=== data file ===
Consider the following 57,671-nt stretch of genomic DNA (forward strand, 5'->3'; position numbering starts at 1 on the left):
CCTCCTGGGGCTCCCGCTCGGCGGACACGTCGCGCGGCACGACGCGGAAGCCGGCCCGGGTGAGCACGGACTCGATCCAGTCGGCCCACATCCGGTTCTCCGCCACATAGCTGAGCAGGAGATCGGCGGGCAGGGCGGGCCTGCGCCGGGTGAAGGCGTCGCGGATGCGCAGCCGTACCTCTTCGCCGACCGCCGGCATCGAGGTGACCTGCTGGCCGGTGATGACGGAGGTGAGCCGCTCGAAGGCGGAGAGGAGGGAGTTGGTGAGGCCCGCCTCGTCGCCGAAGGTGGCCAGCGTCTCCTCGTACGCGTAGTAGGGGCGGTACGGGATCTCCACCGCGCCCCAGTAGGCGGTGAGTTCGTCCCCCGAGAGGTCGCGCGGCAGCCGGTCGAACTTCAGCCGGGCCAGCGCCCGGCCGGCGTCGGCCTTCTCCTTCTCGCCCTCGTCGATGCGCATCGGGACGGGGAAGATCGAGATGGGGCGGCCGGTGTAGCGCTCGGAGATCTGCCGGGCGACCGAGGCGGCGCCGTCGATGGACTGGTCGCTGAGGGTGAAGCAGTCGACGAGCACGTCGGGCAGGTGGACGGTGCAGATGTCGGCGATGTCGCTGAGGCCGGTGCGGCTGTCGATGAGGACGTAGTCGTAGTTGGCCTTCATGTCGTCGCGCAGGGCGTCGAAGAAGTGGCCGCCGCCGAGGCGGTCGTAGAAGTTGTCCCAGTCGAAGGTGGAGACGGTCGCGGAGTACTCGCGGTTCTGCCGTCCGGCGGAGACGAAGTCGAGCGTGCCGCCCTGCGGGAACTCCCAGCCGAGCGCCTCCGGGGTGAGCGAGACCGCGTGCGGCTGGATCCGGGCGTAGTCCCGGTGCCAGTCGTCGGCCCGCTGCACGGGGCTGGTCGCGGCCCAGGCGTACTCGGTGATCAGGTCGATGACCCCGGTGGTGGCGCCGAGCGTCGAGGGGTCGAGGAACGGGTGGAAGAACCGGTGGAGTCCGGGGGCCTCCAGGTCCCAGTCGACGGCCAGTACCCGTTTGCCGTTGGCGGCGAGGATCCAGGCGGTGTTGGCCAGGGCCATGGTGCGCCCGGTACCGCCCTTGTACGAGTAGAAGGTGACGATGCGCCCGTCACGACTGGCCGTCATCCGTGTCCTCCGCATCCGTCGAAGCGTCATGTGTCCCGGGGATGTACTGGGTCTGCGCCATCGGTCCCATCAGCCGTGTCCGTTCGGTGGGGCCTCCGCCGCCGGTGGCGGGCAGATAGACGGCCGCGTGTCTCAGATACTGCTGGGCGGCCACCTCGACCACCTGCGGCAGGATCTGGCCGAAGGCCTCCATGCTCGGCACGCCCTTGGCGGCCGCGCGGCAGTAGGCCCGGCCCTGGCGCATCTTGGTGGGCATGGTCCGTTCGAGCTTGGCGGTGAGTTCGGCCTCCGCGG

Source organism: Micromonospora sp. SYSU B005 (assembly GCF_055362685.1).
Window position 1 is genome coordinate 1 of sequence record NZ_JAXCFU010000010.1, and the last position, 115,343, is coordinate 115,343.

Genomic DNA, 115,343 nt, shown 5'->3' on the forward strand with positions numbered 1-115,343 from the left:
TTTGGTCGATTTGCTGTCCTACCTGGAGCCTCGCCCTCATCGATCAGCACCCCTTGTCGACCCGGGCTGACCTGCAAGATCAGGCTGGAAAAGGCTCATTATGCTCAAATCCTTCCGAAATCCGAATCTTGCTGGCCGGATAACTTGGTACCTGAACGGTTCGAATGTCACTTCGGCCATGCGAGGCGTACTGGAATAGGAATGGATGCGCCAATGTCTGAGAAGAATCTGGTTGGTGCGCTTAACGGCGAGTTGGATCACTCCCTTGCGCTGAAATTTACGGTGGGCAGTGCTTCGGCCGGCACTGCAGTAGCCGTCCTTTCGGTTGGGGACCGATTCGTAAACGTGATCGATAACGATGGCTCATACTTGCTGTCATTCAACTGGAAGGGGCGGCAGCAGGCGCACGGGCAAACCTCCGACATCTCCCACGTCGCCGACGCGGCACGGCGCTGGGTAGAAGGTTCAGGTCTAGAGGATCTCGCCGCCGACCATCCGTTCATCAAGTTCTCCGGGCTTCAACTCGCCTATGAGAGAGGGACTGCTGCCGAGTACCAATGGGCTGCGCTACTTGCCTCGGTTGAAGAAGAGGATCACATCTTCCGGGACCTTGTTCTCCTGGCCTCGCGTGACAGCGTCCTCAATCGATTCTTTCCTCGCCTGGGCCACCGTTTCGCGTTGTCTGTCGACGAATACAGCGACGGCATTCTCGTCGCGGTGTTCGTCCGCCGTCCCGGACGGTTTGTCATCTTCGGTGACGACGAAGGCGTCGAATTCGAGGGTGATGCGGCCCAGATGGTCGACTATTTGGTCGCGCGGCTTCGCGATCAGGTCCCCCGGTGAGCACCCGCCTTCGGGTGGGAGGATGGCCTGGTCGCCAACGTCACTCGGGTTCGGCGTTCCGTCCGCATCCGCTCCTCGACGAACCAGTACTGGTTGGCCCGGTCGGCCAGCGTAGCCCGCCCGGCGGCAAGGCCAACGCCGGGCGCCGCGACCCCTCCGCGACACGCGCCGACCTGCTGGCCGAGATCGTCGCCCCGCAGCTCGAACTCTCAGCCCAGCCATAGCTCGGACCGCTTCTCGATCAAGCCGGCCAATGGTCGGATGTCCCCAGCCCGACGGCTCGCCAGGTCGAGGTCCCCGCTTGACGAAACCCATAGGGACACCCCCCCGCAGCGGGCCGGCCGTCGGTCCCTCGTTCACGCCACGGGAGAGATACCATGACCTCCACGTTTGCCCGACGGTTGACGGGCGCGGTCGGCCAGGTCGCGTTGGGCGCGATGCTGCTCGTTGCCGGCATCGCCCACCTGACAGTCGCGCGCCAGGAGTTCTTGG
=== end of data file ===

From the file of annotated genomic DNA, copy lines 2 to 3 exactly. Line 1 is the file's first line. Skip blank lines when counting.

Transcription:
CCTCCTGGGGCTCCCGCTCGGCGGACACGTCGCGCGGCACGACGCGGAAGCCGGCCCGGGTGAGCACGGACTCGATCCAGTCGGCCCACATCCGGTTCTCCGCCACATAGCTGAGCAGGAGATCGGCGGGCAGGGCGGGCCTGCGCCGGGTGAAGGCGTCGCGGATGCGCAGCCGTACCTCTTCGCCGACCGCCGGCATCGAGGTGACCTGCTGGCCGGTGATGACGGAGGTGAGCCGCTCGAAGGCGGAGAGGAGGGAGTTGGTGAGGCCCGCCTCGTCGCCGAAGGTGGCCAGCGTCTCCTCGTACGCGTAGTAGGGGCGGTACGGGATCTCCACCGCGCCCCAGTAGGCGGTGAGTTCGTCCCCCGAGAGGTCGCGCGGCAGCCGGTCGAACTTCAGCCGGGCCAGCGCCCGGCCGGCGTCGGCCTTCTCCTTCTCGCCCTCGTCGATGCGCATCGGGACGGGGAAGATCGAGATGGGGCGGCCGGTGTAGCGCTCGGAGATCTGCCGGGCGACCGAGGCGGCGCCGTCGATGGACTGGTCGCTGAGGGTGAAGCAGTCGACGAGCACGTCGGGCAGGTGGACGGTGCAGATGTCGGCGATGTCGCTGAGGCCGGTGCGGCTGTCGATGAGGACGTAGTCGTAGTTGGCCTTCATGTCGTCGCGCAGGGCGTCGAAGAAGTGGCCGCCGCCGAGGCGGTCGTAGAAGTTGTCCCAGTCGAAGGTGGAGACGGTCGCGGAGTACTCGCGGTTCTGCCGTCCGGCGGAGACGAAGTCGAGCGTGCCGCCCTGCGGGAACTCCCAGCCGAGCGCCTCCGGGGTGAGCGAGACCGCGTGCGGCTGGATCCGGGCGTAGTCCCGGTGCCAGTCGTCGGCCCGCTGCACGGGGCTGGTCGCGGCCCAGGCGTACTCGGTGATCAGGTCGATGACCCCGGTGGTGGCGCCGAGCGTCGAGGGGTCGAGGAACGGGTGGAAGAACCGGTGGAGTCCGGGGGCCTCCAGGTCCCAGTCGACGGCCAGTACCCGTTTGCCGTTGGCGGCGAGGATCCAGGCGGTGTTGGCCAGGGCCATGGTGCGCCCGGTACCGCCCTTGTACGAGTAGAAGGTGACGATGCGCCCGTCACGACTGGCCGTCATCCGTGTCCTCCGCATCCGTCGAAGCGTCATGTGTCCCGGGGATGTACTGGGTCTGCGCCATCGGTCCCATCAGCCGTGTCCGTTCGGTGGGGCCTCCGCCGCCGGTGGCGGGCAGATAGACGGCCGCGTGTCTCAGATACTGCTGGGCGGCCACCTCGACCACCTGCGGCAGGATCTGGCCGAAGGCCTCCATGCTCGGCACGCCCTTGGCGGCCGCGCGGCAGTAGGCCCGGCCCTGGCGCATCTTGGTGGGCATGGTCCGTTCGAGCTTGGCGGTGAGTTCGGCCTCCGCGG

Source organism: Micromonospora sp. SYSU B005 (assembly GCF_055362685.1).